The silence was deafening yesterday from newly-elected Ulster Unionist MLAs asked to support leader Tom Elliott’s controversial election count comments ahead of a crunch party meeting.
Nonetheless, Mr Elliott did not appear to be facing immediate pressure to stand down following his controversial labelling of a section of Sinn Fein supporters as “scum”.
The 16-strong Assembly team was expected to meet, however, without knowing whether independent unionist MLA David McClarty will rejoin the fold.
It was anticipated the UUP MLAs will swing behind Mr Elliott as leader, without supporting his comments which have drawn criticism from across the political spectrum and shocked the liberal wing of his own party.
With Mr Elliott coming under further pressure as the party sustained losses in the local government election — particularly in Belfast — the focus returned to Mr McClarty, who confirmed he was considering his position. The East Londonderry MLA, who spoke with Mr Elliott by telephone, said: “It was an amicable conversation.
“The party spent a lot of money campaigning to ensure that I wasn’t elected, but Tom was gracious enough to offer his congratulations. I will make my decision and I will make the right decision for the people who elected me. But as the election was approaching I was becoming more and more convinced that it was no longer an advantage to be in the Ulster Unionist Party.”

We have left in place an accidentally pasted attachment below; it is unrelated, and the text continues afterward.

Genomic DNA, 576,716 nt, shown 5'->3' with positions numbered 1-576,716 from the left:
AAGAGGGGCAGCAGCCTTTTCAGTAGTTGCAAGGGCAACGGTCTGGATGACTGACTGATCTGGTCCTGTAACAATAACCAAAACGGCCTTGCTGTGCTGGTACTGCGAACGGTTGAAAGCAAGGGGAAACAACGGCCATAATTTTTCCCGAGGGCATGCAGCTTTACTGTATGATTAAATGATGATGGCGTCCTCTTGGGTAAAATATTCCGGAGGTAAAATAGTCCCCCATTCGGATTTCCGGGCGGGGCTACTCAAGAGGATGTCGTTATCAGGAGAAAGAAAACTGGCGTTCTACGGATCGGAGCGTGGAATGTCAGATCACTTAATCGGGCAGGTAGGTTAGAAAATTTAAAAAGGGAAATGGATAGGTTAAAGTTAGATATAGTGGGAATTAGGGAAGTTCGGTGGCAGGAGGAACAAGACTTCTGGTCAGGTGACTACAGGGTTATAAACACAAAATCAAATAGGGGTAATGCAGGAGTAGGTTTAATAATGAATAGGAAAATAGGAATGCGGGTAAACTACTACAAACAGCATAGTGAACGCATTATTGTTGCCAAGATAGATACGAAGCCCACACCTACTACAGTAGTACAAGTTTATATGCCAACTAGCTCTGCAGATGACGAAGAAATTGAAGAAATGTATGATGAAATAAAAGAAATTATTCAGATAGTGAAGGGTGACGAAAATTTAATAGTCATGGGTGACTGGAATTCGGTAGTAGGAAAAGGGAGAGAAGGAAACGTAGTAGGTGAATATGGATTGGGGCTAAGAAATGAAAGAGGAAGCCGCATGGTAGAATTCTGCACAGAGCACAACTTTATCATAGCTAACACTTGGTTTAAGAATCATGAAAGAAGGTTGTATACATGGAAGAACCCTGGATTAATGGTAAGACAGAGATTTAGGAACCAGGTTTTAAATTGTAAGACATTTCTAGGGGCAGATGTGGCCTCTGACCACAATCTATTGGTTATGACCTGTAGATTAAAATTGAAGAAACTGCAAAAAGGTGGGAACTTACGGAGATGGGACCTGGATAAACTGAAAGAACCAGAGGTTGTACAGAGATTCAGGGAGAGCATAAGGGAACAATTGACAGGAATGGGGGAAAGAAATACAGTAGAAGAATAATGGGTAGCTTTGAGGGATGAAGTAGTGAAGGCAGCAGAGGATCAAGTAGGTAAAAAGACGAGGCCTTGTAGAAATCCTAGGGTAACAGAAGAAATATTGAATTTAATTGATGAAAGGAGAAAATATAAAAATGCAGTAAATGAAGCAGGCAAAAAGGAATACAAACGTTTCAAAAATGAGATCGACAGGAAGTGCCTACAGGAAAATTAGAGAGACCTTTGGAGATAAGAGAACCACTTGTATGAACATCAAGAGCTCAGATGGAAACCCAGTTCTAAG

As Mr Elliott continued to resist calls to withdraw his remarks, Alliance said other leading UUP representatives, such as Mike Nesbitt, should make clear whether they support Mr Elliott’s remarks.
Strangford MLA Kieran McCarthy said: “These disgraceful remarks were a throwback to Northern Ireland's past.
“Many UUP supporters are shocked at what was said and I believe that others in the UUP must tell the public whether they hold the same views as Mr Elliott.
“These nasty comments show the true colours of the UUP leader and I believe the party needs to immediately clarify whether they back his views or not.
“If they do back his views, many who have given the UUP their vote could abandon the party.”
Mr Nesbitt said he was not questioning the leadership of Mr Elliott and had travelled “the length and breadth” of Northern Ireland with him over the last 18 months.
He said he knew his party leader as a man who wanted a province at peace with itself.
His colleague Danny Kinahan said Mr Elliott was a man who wants Stormont to work, although he would not have used the language the UUP boss did at the Omagh |count.